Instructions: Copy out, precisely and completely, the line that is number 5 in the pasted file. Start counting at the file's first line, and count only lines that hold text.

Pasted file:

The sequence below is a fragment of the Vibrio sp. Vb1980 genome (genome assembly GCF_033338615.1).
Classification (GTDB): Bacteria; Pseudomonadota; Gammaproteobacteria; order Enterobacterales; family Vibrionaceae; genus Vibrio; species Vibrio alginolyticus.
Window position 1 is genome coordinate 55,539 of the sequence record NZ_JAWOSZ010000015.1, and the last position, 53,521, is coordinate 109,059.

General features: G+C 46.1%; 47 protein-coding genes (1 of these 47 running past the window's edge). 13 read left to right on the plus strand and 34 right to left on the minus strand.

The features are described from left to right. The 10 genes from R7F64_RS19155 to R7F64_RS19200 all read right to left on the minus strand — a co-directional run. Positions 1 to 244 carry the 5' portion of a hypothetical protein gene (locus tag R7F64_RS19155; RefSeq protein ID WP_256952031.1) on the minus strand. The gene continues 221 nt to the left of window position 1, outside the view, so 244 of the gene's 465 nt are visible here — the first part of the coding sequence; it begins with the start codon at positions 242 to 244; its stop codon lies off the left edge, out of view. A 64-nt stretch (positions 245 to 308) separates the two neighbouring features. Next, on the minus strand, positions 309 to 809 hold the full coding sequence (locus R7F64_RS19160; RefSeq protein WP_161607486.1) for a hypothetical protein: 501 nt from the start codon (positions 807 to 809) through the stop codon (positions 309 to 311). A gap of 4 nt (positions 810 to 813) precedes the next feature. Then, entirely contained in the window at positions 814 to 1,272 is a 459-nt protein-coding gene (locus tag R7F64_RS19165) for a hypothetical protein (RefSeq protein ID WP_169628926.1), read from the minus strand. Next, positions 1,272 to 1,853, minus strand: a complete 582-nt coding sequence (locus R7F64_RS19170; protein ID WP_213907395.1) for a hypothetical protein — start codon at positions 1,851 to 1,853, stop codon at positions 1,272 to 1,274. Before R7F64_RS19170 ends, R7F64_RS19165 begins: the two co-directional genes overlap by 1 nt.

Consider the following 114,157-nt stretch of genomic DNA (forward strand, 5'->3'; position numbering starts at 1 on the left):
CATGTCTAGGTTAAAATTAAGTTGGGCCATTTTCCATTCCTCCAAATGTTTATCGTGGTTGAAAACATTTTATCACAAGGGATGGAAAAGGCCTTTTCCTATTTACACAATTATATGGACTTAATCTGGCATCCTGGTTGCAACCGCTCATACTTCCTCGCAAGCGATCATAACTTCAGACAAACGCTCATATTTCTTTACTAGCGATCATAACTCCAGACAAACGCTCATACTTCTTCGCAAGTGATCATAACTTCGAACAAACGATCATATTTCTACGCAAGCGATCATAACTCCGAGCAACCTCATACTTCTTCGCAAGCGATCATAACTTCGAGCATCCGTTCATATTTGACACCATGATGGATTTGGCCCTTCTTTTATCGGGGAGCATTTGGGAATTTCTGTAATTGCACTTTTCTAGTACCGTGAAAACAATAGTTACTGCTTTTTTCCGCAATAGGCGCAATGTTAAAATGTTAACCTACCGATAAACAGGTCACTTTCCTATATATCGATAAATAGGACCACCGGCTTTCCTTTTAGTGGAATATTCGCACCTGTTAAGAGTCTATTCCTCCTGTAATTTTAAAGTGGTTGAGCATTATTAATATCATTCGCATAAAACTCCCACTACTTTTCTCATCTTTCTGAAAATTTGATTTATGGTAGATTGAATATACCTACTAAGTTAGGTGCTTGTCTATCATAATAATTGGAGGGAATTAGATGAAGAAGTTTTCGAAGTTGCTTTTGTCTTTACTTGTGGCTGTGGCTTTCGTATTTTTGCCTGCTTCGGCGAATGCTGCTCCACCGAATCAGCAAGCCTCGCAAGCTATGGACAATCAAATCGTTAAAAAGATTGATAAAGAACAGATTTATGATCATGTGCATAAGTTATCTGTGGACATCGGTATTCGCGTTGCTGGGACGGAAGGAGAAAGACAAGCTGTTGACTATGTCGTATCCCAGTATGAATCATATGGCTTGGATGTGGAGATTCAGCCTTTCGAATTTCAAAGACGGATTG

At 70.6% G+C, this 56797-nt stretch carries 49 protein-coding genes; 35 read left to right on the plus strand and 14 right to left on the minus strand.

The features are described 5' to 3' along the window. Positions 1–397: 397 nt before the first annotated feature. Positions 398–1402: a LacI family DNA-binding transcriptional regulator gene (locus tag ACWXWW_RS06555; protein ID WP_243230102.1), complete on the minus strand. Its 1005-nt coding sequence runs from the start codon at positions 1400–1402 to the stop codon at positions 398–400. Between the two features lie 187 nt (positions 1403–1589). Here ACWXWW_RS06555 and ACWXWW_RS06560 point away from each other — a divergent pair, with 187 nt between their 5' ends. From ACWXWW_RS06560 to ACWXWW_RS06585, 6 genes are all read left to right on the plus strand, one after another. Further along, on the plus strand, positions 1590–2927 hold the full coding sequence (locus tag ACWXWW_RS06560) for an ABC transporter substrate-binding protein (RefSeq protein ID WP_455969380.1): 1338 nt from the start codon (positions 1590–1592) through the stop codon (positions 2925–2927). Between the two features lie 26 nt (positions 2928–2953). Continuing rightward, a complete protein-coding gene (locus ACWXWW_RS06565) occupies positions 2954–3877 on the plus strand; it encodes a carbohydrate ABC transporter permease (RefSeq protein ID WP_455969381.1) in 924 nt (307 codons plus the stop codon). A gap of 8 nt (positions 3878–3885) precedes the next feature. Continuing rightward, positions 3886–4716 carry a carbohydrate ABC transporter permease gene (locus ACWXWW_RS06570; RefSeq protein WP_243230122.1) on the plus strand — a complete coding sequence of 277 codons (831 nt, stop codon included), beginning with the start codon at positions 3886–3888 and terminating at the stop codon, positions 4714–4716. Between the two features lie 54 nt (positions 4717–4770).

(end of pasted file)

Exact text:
The features are described from left to right. The 10 genes from R7F64_RS19155 to R7F64_RS19200 all read right to left on the minus strand — a co-directional run. Positions 1 to 244 carry the 5' portion of a hypothetical protein gene (locus tag R7F64_RS19155; RefSeq protein ID WP_256952031.1) on the minus strand. The gene continues 221 nt to the left of window position 1, outside the view, so 244 of the gene's 465 nt are visible here — the first part of the coding sequence; it begins with the start codon at positions 242 to 244; its stop codon lies off the left edge, out of view. A 64-nt stretch (positions 245 to 308) separates the two neighbouring features. Next, on the minus strand, positions 309 to 809 hold the full coding sequence (locus R7F64_RS19160; RefSeq protein WP_161607486.1) for a hypothetical protein: 501 nt from the start codon (positions 807 to 809) through the stop codon (positions 309 to 311). A gap of 4 nt (positions 810 to 813) precedes the next feature. Then, entirely contained in the window at positions 814 to 1,272 is a 459-nt protein-coding gene (locus tag R7F64_RS19165) for a hypothetical protein (RefSeq protein ID WP_169628926.1), read from the minus strand. Next, positions 1,272 to 1,853, minus strand: a complete 582-nt coding sequence (locus R7F64_RS19170; protein ID WP_213907395.1) for a hypothetical protein — start codon at positions 1,851 to 1,853, stop codon at positions 1,272 to 1,274. Before R7F64_RS19170 ends, R7F64_RS19165 begins: the two co-directional genes overlap by 1 nt.